Sudan’s ruling military council and a coalition of opposition and protest groups agreed provisionally on Friday to share power for three years, bringing thousands onto the streets to hail a first step toward ending decades of dictatorship.
The deal concluded in the small hours and due to be finalized on Monday, revived hopes for a peaceful transition of power in a country plagued by internal conflicts and years of an economic crisis that helped to trigger the overthrow of Omar al-Bashir in April.
Relations between the military council that took over from Bashir and the Forces for Freedom and Change (FFC) alliance broke down when security forces killed dozens as they cleared a sit-in on June 3. But after huge protests against the military on Sunday, African mediators brokered a return to direct talks.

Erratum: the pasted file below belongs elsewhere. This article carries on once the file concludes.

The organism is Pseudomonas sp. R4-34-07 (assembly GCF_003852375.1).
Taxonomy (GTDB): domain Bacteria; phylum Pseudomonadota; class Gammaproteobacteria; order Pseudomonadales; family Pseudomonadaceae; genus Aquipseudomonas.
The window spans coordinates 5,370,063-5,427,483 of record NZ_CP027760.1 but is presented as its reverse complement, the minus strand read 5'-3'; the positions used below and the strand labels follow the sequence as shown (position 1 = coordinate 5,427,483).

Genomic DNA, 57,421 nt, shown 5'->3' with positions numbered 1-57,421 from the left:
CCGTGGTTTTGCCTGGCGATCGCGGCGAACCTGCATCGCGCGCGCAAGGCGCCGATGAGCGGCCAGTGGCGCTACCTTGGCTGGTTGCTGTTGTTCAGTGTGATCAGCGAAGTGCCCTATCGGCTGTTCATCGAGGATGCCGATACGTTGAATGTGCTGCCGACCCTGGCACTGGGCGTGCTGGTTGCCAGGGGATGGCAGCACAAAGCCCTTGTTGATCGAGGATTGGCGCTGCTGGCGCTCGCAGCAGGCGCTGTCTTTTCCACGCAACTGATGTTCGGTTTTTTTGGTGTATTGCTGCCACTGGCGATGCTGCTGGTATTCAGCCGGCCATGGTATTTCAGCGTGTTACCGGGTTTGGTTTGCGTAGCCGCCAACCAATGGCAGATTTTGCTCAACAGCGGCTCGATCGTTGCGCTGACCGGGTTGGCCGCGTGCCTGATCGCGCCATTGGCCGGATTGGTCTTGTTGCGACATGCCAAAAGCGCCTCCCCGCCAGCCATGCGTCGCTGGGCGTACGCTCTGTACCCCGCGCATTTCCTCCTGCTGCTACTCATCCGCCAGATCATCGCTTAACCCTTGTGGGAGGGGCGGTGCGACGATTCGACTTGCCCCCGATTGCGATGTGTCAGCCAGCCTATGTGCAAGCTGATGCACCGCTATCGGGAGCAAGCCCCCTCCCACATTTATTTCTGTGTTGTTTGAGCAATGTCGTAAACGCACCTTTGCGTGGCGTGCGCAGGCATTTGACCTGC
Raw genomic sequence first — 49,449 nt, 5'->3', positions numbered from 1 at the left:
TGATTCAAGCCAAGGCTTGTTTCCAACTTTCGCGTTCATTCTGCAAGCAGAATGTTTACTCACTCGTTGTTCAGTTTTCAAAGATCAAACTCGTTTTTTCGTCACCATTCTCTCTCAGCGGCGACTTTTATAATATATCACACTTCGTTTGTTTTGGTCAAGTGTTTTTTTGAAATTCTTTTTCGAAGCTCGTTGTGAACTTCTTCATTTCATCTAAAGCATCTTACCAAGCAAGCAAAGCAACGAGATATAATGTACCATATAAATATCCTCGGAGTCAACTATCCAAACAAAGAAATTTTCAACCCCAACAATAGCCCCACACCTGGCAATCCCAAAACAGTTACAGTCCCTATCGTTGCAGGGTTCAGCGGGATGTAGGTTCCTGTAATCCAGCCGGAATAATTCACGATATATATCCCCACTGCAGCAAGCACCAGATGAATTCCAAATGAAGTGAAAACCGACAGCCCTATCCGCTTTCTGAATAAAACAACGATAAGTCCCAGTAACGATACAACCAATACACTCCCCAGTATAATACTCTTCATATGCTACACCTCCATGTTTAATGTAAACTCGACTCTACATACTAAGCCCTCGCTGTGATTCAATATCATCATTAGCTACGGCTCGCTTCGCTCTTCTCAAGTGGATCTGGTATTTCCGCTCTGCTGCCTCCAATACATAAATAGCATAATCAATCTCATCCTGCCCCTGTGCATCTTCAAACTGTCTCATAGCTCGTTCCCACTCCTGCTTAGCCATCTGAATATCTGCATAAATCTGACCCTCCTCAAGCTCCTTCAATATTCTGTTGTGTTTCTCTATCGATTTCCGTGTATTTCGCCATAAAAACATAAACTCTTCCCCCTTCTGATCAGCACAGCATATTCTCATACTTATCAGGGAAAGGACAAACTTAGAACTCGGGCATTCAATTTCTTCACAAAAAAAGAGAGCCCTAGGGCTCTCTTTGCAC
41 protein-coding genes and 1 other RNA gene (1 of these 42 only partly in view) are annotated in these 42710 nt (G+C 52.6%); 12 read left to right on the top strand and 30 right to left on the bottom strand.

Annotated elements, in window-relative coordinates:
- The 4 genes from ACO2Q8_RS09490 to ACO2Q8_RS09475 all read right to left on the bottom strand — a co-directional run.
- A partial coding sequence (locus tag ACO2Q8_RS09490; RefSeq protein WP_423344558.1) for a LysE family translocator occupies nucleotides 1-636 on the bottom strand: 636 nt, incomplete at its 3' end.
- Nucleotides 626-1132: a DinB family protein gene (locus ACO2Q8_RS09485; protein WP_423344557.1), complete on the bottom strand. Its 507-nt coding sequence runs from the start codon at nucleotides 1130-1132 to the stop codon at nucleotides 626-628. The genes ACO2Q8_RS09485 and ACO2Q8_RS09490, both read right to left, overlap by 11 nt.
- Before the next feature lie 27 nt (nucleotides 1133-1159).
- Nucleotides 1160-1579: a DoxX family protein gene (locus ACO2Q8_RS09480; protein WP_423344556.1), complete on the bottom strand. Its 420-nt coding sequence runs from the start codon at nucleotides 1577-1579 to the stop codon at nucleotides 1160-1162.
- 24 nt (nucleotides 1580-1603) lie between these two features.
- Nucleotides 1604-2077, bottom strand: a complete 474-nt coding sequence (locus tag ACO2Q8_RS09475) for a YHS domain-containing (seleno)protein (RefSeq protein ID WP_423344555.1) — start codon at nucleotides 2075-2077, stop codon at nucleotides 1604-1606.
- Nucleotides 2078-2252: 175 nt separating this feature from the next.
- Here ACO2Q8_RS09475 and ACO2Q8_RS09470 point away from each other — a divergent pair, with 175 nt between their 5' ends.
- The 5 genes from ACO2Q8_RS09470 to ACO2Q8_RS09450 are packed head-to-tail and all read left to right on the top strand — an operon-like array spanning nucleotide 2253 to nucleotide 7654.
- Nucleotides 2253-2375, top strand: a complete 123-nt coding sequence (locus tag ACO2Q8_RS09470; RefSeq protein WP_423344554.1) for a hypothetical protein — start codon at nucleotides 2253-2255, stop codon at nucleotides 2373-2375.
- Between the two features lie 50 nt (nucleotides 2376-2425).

After two meetings, the sides agreed early on Friday to “establish a sovereign council by rotation between the military and civilians for a period of three years or slightly more” African Union mediator Mohamed Hassan Lebatt told a news conference.
The council will be led for the first 21 months by the military, and for the final 18 months by civilians, according to a statement from the Sudanese Professionals Association (SPA), which spearheaded months of protests against Bashir.
The sovereign council will be Sudan’s highest authority. It will comprise five military members and five civilian appointees, with an additional civilian member agreed by the two sides, and the deal will be finalized by Monday, the SPA said.